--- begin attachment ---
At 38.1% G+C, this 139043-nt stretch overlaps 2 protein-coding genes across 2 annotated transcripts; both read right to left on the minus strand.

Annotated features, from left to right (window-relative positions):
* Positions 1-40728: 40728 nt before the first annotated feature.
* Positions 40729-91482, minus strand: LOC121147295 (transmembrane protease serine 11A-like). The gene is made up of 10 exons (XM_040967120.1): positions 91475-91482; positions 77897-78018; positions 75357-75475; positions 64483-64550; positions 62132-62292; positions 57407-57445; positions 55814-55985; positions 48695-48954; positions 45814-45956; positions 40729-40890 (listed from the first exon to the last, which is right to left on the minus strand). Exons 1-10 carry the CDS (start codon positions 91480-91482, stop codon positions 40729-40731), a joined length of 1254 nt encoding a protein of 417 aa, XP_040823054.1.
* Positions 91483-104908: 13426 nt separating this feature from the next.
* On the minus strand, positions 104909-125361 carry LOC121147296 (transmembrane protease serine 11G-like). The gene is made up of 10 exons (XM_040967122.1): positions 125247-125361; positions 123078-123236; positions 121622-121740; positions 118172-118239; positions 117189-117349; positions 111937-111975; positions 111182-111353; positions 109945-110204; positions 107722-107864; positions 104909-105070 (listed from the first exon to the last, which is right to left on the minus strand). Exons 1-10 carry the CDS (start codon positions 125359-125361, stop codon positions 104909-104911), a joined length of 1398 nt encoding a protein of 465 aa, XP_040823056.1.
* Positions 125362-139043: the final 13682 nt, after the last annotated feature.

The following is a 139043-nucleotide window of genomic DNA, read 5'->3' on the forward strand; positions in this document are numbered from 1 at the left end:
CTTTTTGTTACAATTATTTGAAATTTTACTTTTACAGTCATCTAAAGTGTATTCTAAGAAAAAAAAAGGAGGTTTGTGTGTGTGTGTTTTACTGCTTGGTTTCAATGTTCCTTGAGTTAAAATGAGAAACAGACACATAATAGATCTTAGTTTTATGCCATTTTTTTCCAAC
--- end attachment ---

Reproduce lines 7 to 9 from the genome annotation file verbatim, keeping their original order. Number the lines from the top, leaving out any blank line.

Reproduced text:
* Positions 125362-139043: the final 13682 nt, after the last annotated feature.

The following is a 139043-nucleotide window of genomic DNA, read 5'->3' on the forward strand; positions in this document are numbered from 1 at the left end:
CTTTTTGTTACAATTATTTGAAATTTTACTTTTACAGTCATCTAAAGTGTATTCTAAGAAAAAAAAAGGAGGTTTGTGTGTGTGTGTTTTACTGCTTGGTTTCAATGTTCCTTGAGTTAAAATGAGAAACAGACACATAATAGATCTTAGTTTTATGCCATTTTTTTCCAAC